Chevy Creates Electronic Billboards

Chevy's Electronic Billboards

Drivers often try to ignore billboards as they drive, but Chevy is trying to change that. They have created a large digital board that seems to directly communicate with drivers.

These electronic billboards can be found in Chicago, Dallas, and New Jersey and use vehicle recognition technology to target certain cars.

About 1,000 feet prior to the billboard is a camera that scans the front end of each passing car. The camera is set up to recognize the front fascia of a Nissan Altima, Toyota Camry, and Ford Fusion.

Once your car has been identified as a ‘competitor’ the billboard will flash an ad for about seven seconds that compares the car you are currently driving to a Chevy Malibu. The board may display statistics such as gas mileage, safety features, and/or technology options.

This type of advertising is innovative, as it brings online techniques to the offline world. It also will encourage more drivers to take notice, since the message does change. Of course, if you don’t want the billboard to notice you, stop in to Joe Holland Chevrolet and start driving the Chevy Malibu.

Chevy’s Tribute to Prince

By Micahmedia at en.wikipedia, CC BY-SA 3.0,

The media world has been going crazy over the past few weeks with the unfortunate news of the death of music sensation Prince. Many companies and individuals have been paying their tributes to Prince, but we have to say that perhaps the most striking tribute came from Chevrolet. And for the record, we are not just saying that because we are biased, Chevy really did a great job with its tribute.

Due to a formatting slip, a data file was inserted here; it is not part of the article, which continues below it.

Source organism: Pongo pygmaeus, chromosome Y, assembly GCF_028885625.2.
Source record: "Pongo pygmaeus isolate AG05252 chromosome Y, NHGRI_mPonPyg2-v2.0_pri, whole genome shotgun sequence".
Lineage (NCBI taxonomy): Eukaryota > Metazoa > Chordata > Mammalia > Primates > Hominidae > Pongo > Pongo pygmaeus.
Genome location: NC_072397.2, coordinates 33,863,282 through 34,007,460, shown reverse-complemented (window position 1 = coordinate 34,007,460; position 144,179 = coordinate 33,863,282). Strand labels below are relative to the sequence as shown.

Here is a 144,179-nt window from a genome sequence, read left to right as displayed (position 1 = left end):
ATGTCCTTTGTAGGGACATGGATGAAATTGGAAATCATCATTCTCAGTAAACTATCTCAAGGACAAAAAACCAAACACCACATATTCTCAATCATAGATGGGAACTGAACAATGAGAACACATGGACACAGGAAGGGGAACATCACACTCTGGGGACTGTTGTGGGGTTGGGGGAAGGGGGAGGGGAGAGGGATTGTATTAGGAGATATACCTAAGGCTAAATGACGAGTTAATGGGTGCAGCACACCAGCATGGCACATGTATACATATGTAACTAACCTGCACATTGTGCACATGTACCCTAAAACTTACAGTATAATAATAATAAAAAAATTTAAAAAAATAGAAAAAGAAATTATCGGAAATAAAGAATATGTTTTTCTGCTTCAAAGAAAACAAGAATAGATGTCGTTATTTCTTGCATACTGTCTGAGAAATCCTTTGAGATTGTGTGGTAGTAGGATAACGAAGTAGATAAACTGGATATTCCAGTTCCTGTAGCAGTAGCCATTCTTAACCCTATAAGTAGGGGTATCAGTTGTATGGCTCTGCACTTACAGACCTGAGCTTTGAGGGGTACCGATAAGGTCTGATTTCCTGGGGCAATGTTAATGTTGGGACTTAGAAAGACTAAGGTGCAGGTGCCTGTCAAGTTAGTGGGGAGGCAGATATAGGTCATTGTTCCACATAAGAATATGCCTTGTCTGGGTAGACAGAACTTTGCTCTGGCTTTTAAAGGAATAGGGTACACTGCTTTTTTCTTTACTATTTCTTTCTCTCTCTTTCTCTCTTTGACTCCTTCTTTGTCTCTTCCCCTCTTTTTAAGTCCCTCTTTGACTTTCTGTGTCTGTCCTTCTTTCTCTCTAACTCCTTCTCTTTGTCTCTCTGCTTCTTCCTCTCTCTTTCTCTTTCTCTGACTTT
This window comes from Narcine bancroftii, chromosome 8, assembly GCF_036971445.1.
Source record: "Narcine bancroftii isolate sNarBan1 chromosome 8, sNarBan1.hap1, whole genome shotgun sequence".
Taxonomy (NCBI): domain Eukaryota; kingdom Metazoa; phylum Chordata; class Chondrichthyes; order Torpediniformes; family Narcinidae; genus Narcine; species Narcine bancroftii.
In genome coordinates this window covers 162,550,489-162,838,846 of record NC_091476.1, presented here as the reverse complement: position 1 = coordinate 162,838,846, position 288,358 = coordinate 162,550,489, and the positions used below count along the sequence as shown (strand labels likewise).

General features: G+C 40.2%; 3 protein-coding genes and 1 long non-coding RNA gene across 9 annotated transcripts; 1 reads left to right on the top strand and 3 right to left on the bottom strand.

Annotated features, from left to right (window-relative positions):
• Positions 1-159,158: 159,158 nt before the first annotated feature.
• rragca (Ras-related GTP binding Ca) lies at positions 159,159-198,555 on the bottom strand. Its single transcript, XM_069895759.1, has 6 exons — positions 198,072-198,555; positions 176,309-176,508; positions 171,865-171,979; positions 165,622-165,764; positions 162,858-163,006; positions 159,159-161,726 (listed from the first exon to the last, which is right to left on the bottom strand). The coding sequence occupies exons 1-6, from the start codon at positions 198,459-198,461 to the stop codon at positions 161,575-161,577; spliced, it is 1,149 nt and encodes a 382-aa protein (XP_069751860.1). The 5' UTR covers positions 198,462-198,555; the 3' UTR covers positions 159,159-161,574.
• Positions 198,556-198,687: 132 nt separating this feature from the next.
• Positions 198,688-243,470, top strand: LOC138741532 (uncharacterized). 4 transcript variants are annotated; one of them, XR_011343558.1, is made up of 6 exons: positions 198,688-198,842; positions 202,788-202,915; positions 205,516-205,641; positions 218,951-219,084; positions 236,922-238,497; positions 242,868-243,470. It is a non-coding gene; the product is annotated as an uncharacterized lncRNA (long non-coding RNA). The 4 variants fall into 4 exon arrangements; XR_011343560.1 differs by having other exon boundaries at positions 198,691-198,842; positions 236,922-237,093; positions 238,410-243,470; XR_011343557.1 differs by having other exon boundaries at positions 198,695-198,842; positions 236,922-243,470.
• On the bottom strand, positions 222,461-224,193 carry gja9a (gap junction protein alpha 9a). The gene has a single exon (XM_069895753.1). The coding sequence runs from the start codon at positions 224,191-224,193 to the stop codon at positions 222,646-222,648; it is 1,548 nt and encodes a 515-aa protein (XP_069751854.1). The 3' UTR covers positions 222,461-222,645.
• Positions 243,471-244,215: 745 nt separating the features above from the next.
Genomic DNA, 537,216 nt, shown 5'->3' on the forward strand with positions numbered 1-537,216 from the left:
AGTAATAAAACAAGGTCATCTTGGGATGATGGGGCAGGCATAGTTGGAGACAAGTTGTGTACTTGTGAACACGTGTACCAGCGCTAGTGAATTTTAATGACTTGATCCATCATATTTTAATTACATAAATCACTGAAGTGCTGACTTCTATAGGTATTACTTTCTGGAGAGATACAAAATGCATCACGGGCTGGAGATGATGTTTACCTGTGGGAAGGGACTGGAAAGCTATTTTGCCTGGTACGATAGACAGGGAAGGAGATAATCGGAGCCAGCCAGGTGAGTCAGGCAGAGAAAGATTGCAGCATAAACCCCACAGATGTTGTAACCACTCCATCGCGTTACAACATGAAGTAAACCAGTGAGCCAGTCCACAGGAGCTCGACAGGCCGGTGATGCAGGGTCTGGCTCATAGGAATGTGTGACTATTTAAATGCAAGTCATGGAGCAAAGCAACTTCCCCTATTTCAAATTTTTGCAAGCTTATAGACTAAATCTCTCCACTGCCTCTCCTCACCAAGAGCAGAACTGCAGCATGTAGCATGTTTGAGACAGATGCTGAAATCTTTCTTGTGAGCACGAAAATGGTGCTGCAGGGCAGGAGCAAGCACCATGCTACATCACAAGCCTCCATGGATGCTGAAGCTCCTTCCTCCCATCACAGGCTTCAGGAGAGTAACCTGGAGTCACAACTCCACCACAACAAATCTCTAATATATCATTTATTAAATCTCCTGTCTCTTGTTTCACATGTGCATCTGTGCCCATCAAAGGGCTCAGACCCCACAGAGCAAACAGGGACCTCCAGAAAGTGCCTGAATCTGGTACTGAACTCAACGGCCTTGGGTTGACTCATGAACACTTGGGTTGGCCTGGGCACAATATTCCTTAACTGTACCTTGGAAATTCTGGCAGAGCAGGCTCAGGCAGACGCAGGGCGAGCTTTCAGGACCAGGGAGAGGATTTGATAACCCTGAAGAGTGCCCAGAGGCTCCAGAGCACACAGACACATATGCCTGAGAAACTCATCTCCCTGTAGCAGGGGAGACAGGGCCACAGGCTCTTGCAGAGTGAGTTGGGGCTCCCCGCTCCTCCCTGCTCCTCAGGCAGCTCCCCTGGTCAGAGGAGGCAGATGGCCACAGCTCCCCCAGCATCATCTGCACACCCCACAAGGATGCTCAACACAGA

General Motor’s Chevrolet division bought full page ads in six different newspapers. In their ad, they had the iconic back end of a red 1963 Corvette. The ad simply said. “Baby that was much too fast, 1958-2016,” which was a nod to Little Red Corvette, Prince’s 1982 hit song.

Chevy also posted the ad on Facebook and Twitter. Although many other companies also did a tribute, what set Chevy apart is how understated the ad was. Neither the GM nor Chevrolet name was on the car or anywhere in the ad. The ad was simple, but effective.

It only took marketing three to five hours to create the tribute to Prince, but the correct tone was definitely set. Chevrolet stated that they “didn’t want to make the piece about Chevrolet. This was a tribute to Prince and Prince fans.”